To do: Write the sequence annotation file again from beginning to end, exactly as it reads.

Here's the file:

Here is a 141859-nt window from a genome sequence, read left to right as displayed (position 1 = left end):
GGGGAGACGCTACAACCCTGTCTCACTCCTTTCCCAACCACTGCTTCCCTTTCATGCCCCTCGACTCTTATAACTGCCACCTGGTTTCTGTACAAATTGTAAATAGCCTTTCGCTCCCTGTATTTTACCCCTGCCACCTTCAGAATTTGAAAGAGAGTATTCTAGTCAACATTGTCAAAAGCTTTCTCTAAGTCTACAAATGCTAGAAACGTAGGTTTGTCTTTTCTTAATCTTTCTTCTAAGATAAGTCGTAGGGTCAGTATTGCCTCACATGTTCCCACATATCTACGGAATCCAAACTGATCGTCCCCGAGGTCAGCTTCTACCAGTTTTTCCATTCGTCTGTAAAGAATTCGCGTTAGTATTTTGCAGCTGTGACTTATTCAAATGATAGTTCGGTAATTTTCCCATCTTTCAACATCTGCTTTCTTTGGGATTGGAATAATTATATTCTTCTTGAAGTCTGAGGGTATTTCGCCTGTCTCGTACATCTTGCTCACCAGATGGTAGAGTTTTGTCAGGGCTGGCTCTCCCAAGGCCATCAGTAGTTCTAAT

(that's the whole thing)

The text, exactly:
Here is a 141859-nt window from a genome sequence, read left to right as displayed (position 1 = left end):
GGGGAGACGCTACAACCCTGTCTCACTCCTTTCCCAACCACTGCTTCCCTTTCATGCCCCTCGACTCTTATAACTGCCACCTGGTTTCTGTACAAATTGTAAATAGCCTTTCGCTCCCTGTATTTTACCCCTGCCACCTTCAGAATTTGAAAGAGAGTATTCTAGTCAACATTGTCAAAAGCTTTCTCTAAGTCTACAAATGCTAGAAACGTAGGTTTGTCTTTTCTTAATCTTTCTTCTAAGATAAGTCGTAGGGTCAGTATTGCCTCACATGTTCCCACATATCTACGGAATCCAAACTGATCGTCCCCGAGGTCAGCTTCTACCAGTTTTTCCATTCGTCTGTAAAGAATTCGCGTTAGTATTTTGCAGCTGTGACTTATTCAAATGATAGTTCGGTAATTTTCCCATCTTTCAACATCTGCTTTCTTTGGGATTGGAATAATTATATTCTTCTTGAAGTCTGAGGGTATTTCGCCTGTCTCGTACATCTTGCTCACCAGATGGTAGAGTTTTGTCAGGGCTGGCTCTCCCAAGGCCATCAGTAGTTCTAAT